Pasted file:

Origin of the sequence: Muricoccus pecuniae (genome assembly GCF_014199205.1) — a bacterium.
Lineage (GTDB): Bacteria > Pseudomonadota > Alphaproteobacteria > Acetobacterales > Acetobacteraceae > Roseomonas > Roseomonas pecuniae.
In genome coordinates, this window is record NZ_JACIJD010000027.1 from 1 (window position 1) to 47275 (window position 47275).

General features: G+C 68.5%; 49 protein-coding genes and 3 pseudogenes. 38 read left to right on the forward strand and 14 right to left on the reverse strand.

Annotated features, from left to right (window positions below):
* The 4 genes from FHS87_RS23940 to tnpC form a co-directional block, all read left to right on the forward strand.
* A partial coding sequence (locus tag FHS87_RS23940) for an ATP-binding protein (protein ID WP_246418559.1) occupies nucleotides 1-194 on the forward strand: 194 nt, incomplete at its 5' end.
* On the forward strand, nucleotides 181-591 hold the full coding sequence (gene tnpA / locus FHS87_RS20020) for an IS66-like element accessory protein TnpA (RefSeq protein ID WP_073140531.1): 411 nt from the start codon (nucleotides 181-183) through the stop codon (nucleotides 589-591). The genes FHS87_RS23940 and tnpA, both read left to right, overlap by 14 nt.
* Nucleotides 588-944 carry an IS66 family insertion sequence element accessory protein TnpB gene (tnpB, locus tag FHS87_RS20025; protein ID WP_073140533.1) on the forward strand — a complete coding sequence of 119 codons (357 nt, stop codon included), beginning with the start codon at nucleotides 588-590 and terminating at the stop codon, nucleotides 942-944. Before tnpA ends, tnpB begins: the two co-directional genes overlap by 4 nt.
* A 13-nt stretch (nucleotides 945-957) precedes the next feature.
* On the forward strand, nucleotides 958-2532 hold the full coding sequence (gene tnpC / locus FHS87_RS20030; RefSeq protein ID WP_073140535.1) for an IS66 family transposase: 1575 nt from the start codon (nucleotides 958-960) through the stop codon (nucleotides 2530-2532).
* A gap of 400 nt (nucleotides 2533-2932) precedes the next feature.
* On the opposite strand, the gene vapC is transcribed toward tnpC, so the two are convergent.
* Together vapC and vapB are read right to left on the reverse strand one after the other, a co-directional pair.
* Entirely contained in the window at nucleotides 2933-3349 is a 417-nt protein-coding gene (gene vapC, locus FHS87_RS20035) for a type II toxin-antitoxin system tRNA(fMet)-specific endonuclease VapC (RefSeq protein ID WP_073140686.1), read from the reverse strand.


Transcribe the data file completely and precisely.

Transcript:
Origin of the sequence: Muricoccus pecuniae (genome assembly GCF_014199205.1) — a bacterium.
Lineage (GTDB): Bacteria > Pseudomonadota > Alphaproteobacteria > Acetobacterales > Acetobacteraceae > Roseomonas > Roseomonas pecuniae.
In genome coordinates, this window is record NZ_JACIJD010000027.1 from 1 (window position 1) to 47275 (window position 47275).

General features: G+C 68.5%; 49 protein-coding genes and 3 pseudogenes. 38 read left to right on the forward strand and 14 right to left on the reverse strand.

Annotated features, from left to right (window positions below):
* The 4 genes from FHS87_RS23940 to tnpC form a co-directional block, all read left to right on the forward strand.
* A partial coding sequence (locus tag FHS87_RS23940) for an ATP-binding protein (protein ID WP_246418559.1) occupies nucleotides 1-194 on the forward strand: 194 nt, incomplete at its 5' end.
* On the forward strand, nucleotides 181-591 hold the full coding sequence (gene tnpA / locus FHS87_RS20020) for an IS66-like element accessory protein TnpA (RefSeq protein ID WP_073140531.1): 411 nt from the start codon (nucleotides 181-183) through the stop codon (nucleotides 589-591). The genes FHS87_RS23940 and tnpA, both read left to right, overlap by 14 nt.
* Nucleotides 588-944 carry an IS66 family insertion sequence element accessory protein TnpB gene (tnpB, locus tag FHS87_RS20025; protein ID WP_073140533.1) on the forward strand — a complete coding sequence of 119 codons (357 nt, stop codon included), beginning with the start codon at nucleotides 588-590 and terminating at the stop codon, nucleotides 942-944. Before tnpA ends, tnpB begins: the two co-directional genes overlap by 4 nt.
* A 13-nt stretch (nucleotides 945-957) precedes the next feature.
* On the forward strand, nucleotides 958-2532 hold the full coding sequence (gene tnpC / locus FHS87_RS20030; RefSeq protein ID WP_073140535.1) for an IS66 family transposase: 1575 nt from the start codon (nucleotides 958-960) through the stop codon (nucleotides 2530-2532).
* A gap of 400 nt (nucleotides 2533-2932) precedes the next feature.
* On the opposite strand, the gene vapC is transcribed toward tnpC, so the two are convergent.
* Together vapC and vapB are read right to left on the reverse strand one after the other, a co-directional pair.
* Entirely contained in the window at nucleotides 2933-3349 is a 417-nt protein-coding gene (gene vapC, locus FHS87_RS20035) for a type II toxin-antitoxin system tRNA(fMet)-specific endonuclease VapC (RefSeq protein ID WP_073140686.1), read from the reverse strand.